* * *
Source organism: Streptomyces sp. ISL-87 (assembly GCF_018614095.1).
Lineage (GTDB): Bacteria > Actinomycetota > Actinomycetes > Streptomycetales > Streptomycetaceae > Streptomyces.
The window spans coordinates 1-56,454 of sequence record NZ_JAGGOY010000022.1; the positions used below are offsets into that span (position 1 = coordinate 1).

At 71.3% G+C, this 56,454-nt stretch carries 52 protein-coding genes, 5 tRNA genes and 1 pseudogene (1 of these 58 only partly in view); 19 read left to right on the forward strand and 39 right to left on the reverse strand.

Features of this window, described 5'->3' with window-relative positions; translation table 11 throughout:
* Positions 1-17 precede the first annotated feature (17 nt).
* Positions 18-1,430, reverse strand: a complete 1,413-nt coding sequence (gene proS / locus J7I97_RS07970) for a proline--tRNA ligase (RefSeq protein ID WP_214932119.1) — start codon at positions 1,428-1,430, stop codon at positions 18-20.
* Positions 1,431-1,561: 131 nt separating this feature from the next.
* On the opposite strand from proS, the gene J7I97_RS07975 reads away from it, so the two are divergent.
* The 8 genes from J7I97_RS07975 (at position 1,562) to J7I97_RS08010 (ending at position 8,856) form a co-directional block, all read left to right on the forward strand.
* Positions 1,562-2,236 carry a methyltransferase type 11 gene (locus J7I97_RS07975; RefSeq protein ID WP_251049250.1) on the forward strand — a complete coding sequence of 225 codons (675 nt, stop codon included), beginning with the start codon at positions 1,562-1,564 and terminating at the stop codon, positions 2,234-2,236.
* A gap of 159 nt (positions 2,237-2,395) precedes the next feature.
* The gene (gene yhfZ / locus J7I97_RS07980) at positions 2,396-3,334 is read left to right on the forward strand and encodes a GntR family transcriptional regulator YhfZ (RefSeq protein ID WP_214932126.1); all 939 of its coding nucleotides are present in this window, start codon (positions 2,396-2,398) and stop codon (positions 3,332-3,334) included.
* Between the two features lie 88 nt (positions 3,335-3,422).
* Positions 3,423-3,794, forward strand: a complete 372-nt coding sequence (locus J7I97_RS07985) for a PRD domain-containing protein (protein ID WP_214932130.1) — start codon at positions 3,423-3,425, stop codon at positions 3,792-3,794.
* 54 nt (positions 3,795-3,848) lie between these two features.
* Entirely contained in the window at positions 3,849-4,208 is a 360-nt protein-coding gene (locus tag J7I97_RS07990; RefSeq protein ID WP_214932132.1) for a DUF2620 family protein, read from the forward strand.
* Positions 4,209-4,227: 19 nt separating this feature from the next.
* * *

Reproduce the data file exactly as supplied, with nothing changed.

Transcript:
Source organism: Streptomyces sp. ISL-87 (assembly GCF_018614095.1).
Lineage (GTDB): Bacteria > Actinomycetota > Actinomycetes > Streptomycetales > Streptomycetaceae > Streptomyces.
The window spans coordinates 1-56,454 of sequence record NZ_JAGGOY010000022.1; the positions used below are offsets into that span (position 1 = coordinate 1).

At 71.3% G+C, this 56,454-nt stretch carries 52 protein-coding genes, 5 tRNA genes and 1 pseudogene (1 of these 58 only partly in view); 19 read left to right on the forward strand and 39 right to left on the reverse strand.

Features of this window, described 5'->3' with window-relative positions; translation table 11 throughout:
* Positions 1-17 precede the first annotated feature (17 nt).
* Positions 18-1,430, reverse strand: a complete 1,413-nt coding sequence (gene proS / locus J7I97_RS07970) for a proline--tRNA ligase (RefSeq protein ID WP_214932119.1) — start codon at positions 1,428-1,430, stop codon at positions 18-20.
* Positions 1,431-1,561: 131 nt separating this feature from the next.
* On the opposite strand from proS, the gene J7I97_RS07975 reads away from it, so the two are divergent.
* The 8 genes from J7I97_RS07975 (at position 1,562) to J7I97_RS08010 (ending at position 8,856) form a co-directional block, all read left to right on the forward strand.
* Positions 1,562-2,236 carry a methyltransferase type 11 gene (locus J7I97_RS07975; RefSeq protein ID WP_251049250.1) on the forward strand — a complete coding sequence of 225 codons (675 nt, stop codon included), beginning with the start codon at positions 1,562-1,564 and terminating at the stop codon, positions 2,234-2,236.
* A gap of 159 nt (positions 2,237-2,395) precedes the next feature.
* The gene (gene yhfZ / locus J7I97_RS07980) at positions 2,396-3,334 is read left to right on the forward strand and encodes a GntR family transcriptional regulator YhfZ (RefSeq protein ID WP_214932126.1); all 939 of its coding nucleotides are present in this window, start codon (positions 2,396-2,398) and stop codon (positions 3,332-3,334) included.
* Between the two features lie 88 nt (positions 3,335-3,422).
* Positions 3,423-3,794, forward strand: a complete 372-nt coding sequence (locus J7I97_RS07985) for a PRD domain-containing protein (protein ID WP_214932130.1) — start codon at positions 3,423-3,425, stop codon at positions 3,792-3,794.
* 54 nt (positions 3,795-3,848) lie between these two features.
* Entirely contained in the window at positions 3,849-4,208 is a 360-nt protein-coding gene (locus tag J7I97_RS07990; RefSeq protein ID WP_214932132.1) for a DUF2620 family protein, read from the forward strand.
* Positions 4,209-4,227: 19 nt separating this feature from the next.